We aim to provide you with the best possible medical service. At times you may feel that we have not achieved this and want to make your feelings known. Most problems can be sorted out quickly and easily, often at the time they arise with the person concerned and this may be the approach you try first.
Where you are not able to resolve your complaint in this way and wish to make a formal complaint you should do so, preferably within writing, as soon as possible after the event and ideally within a few days as this helps us to establish what happened more easily.
The period for making a complaint is normally:
- 12 months from the date on which the event which is the subject of the complaint occurred or
- 12 months from the date on which the event which is the subject of the complaint comes to the complainant’s notice.
If you are a registered patient you can complain about your own care. You are unable to complain about someone else’s treatment without their written authority. We are able to provide you with a separate complaints form to register your complaint and this includes a third-party authority form to enable a complaint to be made by someone else. Please ask at reception for this. You can provide this in your own format if you wish.
Please send your written complaint to:
- By post: Practice Manager, Queens Walk Practice, 6 Queens Walk, Ealing, W5 1TP
- By email: firstname.lastname@example.org
Complaining on Behalf of Someone Else
We keep to the strict rules of medical and personal confidentiality. If you wish to make a complaint but are not the patient involved, we will require the written consent of the patient to confirm that they are unhappy with their treatment and that we can deal with someone else about it. Please ask at reception for the complaints form which includes a statement of authority that the patient can sign. Where the patient is incapable of providing consent due to illness or accident it may still be possible to deal with the complaint. Please provide the precise details of the circumstances which prevent this in your covering letter. Please note that we are unable to discuss any issue relating to someone else without their express permission, which must be in writing, unless the above circumstances apply.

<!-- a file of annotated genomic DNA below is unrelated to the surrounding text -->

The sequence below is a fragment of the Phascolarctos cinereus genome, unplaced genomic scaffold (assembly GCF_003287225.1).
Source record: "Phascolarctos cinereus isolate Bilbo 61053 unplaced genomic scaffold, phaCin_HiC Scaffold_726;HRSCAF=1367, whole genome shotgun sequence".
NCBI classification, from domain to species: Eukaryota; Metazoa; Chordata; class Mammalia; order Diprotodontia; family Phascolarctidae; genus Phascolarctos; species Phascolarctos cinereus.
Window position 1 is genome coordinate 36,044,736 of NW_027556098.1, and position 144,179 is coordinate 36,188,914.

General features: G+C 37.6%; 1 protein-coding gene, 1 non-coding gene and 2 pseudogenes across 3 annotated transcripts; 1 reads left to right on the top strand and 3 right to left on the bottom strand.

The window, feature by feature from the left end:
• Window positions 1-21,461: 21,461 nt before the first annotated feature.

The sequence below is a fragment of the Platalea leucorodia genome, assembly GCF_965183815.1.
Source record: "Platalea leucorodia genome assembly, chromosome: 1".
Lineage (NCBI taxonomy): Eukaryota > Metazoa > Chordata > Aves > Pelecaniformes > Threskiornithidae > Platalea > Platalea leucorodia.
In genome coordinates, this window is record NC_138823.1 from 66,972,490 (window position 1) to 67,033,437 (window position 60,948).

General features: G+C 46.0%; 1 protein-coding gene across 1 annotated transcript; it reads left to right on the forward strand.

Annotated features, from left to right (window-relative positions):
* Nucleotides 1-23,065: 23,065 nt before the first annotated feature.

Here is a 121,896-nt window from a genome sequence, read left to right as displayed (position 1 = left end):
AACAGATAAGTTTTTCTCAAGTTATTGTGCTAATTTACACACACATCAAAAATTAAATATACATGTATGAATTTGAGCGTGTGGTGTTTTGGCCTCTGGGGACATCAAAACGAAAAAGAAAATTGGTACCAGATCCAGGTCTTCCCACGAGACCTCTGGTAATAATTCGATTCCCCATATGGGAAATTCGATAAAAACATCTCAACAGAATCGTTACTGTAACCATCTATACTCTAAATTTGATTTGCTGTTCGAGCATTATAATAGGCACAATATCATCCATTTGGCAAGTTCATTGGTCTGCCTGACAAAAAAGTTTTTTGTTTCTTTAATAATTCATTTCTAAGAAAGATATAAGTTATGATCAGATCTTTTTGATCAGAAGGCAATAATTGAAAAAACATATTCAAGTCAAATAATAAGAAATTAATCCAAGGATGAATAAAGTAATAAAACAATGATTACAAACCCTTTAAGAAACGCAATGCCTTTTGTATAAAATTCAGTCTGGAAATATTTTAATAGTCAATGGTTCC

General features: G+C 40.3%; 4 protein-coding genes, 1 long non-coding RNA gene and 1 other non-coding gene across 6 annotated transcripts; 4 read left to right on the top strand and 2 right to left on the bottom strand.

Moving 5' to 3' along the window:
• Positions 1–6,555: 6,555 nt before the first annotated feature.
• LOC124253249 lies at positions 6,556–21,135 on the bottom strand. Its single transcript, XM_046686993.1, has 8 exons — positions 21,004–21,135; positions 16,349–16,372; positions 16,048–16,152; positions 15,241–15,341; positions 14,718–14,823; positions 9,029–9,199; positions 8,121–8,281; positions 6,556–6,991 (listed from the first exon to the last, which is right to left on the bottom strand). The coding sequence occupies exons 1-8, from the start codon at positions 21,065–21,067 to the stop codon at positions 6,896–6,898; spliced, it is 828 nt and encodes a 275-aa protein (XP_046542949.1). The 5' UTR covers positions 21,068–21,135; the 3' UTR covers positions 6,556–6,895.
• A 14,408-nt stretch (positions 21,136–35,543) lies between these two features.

All complaints must be treated in the strictest confidence.
Where the investigation of the complaint requires consideration of the patient’s medical records, the Practice Manager must inform the patient or person acting on his or her behalf if the investigation will involve disclosure of information contained in those records to a person other than the practice or an employee of the practice.
The practice must keep a record of all complaints and copies of all correspondence relating to complaints but such records must be kept separate from patients’ medical records.
The practice has an annual review of complaints received within the year and the learning issues or changes to procedures which have arisen are documented.